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JD.com Bodes Well For Alibaba Group, But Also A Threat

JD.com shares rose 10% in their debut on Thursday after pricing the year's third-largest U.S. initial public offering, setting the table for Alibaba Group's blockbuster new issue.

The strong support for one of China's top e-commerce firms indicates renewed interest in Internet stocks, which have slumped with other growth stocks during the current market correction.

"It shows investors' willingness to own high-risk growth stocks," said Bill Whyman, analyst at International Strategy & Investment. "Internet stocks have been under pressure and to see this IPO in an area where the market has been most concerned is a positive sign.

JD.com (JD) has a business model similar to Amazon.com (AMZN). It sells a broad range of goods online that it delivers to customers.

JD.com late Wednesday priced its IPO at 19, above its expected range of 16-18. It sold 93.7 million shares, raising $1.78 billion. The stock hit 22.80 early, closing at 20.90, up 10%.

That follows the IPO of Chinese online beauty products retailer Jumei (JMEI) last week. As China's largest online retailer of beauty products, Jumei also priced above the high end of its range and finished its first day day up 10%. Priced at 22, shares fell 7% Thursday at 22.54.

Chinese real estate site Leju (LEJU), an April IPO, hit a new high intraday Thursday. Several other China Internet stocks also did well Thursday amid JD.com's debut and upbeat economic data.

Several U.S. Internet stocks also shined Thursday, including Google (GOOGL) and Zillow (Z).

JD.com is China's largest direct sales website in terms of transaction volume, processing $20.7 billion in gross merchandise volume in 2013. Electronics and home appliances accounted for 64%.

Sales rose 67% last year to $11.4 billion. The company had an operating loss of $96 million and a net loss of $8 million — though red ink has been shrinking.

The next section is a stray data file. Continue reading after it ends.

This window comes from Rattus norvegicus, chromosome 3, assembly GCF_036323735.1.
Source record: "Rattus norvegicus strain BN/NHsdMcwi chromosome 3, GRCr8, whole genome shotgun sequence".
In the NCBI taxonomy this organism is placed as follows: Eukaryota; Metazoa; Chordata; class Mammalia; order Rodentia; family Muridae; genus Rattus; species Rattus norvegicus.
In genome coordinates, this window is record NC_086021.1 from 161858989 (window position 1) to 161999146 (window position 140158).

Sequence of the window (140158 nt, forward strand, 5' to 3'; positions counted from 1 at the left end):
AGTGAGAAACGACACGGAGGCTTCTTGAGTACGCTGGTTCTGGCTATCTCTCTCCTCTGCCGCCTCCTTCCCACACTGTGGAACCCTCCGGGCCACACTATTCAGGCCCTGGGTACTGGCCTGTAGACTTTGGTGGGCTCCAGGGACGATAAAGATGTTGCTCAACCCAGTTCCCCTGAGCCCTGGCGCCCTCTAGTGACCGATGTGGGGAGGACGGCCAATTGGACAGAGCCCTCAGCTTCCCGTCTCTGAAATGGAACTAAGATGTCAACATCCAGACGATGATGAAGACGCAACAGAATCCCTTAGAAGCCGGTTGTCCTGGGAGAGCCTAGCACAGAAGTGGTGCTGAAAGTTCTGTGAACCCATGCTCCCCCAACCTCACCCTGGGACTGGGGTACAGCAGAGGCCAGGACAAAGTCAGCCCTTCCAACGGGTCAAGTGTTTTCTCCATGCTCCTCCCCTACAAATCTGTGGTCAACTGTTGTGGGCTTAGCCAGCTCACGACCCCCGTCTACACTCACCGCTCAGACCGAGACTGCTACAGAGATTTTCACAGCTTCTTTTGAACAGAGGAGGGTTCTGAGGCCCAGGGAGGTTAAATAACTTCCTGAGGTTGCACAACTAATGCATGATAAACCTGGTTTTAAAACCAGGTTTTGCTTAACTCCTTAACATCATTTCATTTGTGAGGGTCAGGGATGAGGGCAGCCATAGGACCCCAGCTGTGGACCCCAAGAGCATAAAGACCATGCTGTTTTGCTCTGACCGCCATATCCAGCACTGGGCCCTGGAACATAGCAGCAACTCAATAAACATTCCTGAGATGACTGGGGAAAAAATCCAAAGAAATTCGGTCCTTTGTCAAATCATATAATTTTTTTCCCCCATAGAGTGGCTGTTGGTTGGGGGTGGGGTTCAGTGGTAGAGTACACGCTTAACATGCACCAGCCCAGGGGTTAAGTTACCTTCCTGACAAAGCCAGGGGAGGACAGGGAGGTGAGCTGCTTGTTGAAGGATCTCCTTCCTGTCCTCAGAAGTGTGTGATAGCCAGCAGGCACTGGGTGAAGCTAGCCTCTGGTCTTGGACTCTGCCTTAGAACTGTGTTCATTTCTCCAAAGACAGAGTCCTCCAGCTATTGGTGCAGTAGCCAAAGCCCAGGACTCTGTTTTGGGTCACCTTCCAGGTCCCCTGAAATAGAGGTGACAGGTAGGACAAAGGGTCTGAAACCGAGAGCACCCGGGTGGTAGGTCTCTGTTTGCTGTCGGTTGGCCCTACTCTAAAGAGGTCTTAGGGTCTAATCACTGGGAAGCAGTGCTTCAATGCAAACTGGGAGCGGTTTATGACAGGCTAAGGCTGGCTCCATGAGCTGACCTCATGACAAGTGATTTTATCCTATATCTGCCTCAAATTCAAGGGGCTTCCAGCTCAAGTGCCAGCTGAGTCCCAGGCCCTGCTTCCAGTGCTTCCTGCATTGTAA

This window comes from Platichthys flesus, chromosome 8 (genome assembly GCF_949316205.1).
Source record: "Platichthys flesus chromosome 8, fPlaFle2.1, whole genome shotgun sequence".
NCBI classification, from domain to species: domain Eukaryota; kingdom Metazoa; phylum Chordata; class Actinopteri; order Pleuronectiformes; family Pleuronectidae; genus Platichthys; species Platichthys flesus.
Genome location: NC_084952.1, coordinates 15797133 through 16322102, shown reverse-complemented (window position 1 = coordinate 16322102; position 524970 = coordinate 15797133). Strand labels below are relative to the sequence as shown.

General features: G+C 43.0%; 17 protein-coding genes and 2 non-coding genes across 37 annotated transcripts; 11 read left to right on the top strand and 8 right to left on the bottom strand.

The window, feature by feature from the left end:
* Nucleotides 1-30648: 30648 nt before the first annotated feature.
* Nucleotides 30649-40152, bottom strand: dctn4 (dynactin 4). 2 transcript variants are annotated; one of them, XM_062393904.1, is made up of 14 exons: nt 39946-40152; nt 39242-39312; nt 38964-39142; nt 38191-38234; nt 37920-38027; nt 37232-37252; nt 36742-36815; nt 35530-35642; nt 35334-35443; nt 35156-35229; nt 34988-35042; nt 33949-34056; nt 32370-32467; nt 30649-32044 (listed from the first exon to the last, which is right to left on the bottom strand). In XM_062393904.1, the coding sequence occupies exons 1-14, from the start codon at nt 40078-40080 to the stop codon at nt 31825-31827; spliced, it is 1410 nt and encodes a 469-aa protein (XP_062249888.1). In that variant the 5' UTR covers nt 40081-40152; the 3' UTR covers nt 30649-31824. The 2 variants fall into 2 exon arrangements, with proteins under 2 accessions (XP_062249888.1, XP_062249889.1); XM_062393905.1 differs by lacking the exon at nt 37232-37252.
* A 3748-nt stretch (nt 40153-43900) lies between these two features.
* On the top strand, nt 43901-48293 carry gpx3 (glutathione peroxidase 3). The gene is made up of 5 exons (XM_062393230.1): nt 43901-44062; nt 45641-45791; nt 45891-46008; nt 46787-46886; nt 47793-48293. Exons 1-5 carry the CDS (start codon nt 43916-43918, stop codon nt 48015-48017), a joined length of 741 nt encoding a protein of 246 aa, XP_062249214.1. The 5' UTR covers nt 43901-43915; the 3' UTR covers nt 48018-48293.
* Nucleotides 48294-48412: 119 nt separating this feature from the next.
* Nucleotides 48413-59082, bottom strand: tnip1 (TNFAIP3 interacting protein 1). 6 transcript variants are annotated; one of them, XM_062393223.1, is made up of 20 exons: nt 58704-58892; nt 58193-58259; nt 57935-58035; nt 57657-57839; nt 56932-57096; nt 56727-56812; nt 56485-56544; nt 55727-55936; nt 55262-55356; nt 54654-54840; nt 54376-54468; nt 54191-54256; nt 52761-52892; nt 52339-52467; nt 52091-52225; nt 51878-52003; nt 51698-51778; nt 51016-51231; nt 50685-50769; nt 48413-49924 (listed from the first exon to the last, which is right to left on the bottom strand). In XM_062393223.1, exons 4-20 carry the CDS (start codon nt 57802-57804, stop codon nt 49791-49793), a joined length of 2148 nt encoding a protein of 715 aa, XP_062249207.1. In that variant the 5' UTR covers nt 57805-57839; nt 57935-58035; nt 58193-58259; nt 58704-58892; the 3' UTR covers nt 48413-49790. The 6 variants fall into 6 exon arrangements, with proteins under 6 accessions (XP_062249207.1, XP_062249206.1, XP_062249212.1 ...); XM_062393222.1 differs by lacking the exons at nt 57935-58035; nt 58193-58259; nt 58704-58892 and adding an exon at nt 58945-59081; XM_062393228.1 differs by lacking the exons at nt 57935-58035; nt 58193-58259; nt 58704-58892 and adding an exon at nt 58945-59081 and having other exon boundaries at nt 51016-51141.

The company says it has 47.4 million active customers, up 62% in the past year. It has 86 warehouses in 36 cities and 1,620 delivery stations in 495 cities.

Alibaba looms large on the horizon. China's e-commerce emperor has filed for an IPO that could raise $20 billion or more, analysts say, topping Visa (V) and Facebook (FB) as the largest U.S. new issue ever.

But JD.com poses a growing threat for Alibaba.

Tencent invested $1.3 billion as a private placement alongside the JD.com IPO, raising its stake to 20%. The companies forged a strategic partnership in March to help counter Alibaba. Tencent, which trades on the Hong Kong stock exchange and reported sales of $10 billion last year, is Alibaba's main rival.

Tencent offers a wide variety of Internet services in China, in cluding instant messaging, social networking, games and media. It owns WeChat, a full-featured mobile app platform with 396 million monthly active users.

"The combination of JD.com and Tencent provides some interesting cross-selling opportunities," said Brendan Ahern, managing director of KraneShares, a China-focused provider of exchange traded funds.

"What we are seeing is a land grab by firms trying to build their brand and audience to gain market share in a very competitive market in China," he said.

China has about 618 million Internet users, more than double that of the U.S. Some 53 million logged onto the Web for the first time last year.

JD.com's IPO valued the company at $26.4 billion. Tencent has a $134 billion market cap, nearly equal to Amazon's $140.3 billion.